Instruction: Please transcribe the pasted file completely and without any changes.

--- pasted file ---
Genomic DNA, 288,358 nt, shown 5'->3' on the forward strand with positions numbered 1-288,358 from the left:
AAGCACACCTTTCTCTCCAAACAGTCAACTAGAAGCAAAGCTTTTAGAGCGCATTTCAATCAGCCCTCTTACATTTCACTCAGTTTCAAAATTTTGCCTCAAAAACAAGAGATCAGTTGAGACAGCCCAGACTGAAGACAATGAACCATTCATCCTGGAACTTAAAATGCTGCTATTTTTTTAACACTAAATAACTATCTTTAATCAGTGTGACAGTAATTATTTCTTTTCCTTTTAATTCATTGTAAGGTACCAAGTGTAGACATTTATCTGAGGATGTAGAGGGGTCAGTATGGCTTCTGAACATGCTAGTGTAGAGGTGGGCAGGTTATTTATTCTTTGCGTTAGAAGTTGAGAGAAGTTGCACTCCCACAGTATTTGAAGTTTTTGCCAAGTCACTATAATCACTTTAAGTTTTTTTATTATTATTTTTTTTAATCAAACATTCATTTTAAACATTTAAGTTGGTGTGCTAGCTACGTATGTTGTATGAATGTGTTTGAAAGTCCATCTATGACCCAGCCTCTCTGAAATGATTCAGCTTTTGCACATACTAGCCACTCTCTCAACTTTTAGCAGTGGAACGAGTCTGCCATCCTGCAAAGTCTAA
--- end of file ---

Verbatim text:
Genomic DNA, 288,358 nt, shown 5'->3' on the forward strand with positions numbered 1-288,358 from the left:
AAGCACACCTTTCTCTCCAAACAGTCAACTAGAAGCAAAGCTTTTAGAGCGCATTTCAATCAGCCCTCTTACATTTCACTCAGTTTCAAAATTTTGCCTCAAAAACAAGAGATCAGTTGAGACAGCCCAGACTGAAGACAATGAACCATTCATCCTGGAACTTAAAATGCTGCTATTTTTTTAACACTAAATAACTATCTTTAATCAGTGTGACAGTAATTATTTCTTTTCCTTTTAATTCATTGTAAGGTACCAAGTGTAGACATTTATCTGAGGATGTAGAGGGGTCAGTATGGCTTCTGAACATGCTAGTGTAGAGGTGGGCAGGTTATTTATTCTTTGCGTTAGAAGTTGAGAGAAGTTGCACTCCCACAGTATTTGAAGTTTTTGCCAAGTCACTATAATCACTTTAAGTTTTTTTATTATTATTTTTTTTAATCAAACATTCATTTTAAACATTTAAGTTGGTGTGCTAGCTACGTATGTTGTATGAATGTGTTTGAAAGTCCATCTATGACCCAGCCTCTCTGAAATGATTCAGCTTTTGCACATACTAGCCACTCTCTCAACTTTTAGCAGTGGAACGAGTCTGCCATCCTGCAAAGTCTAA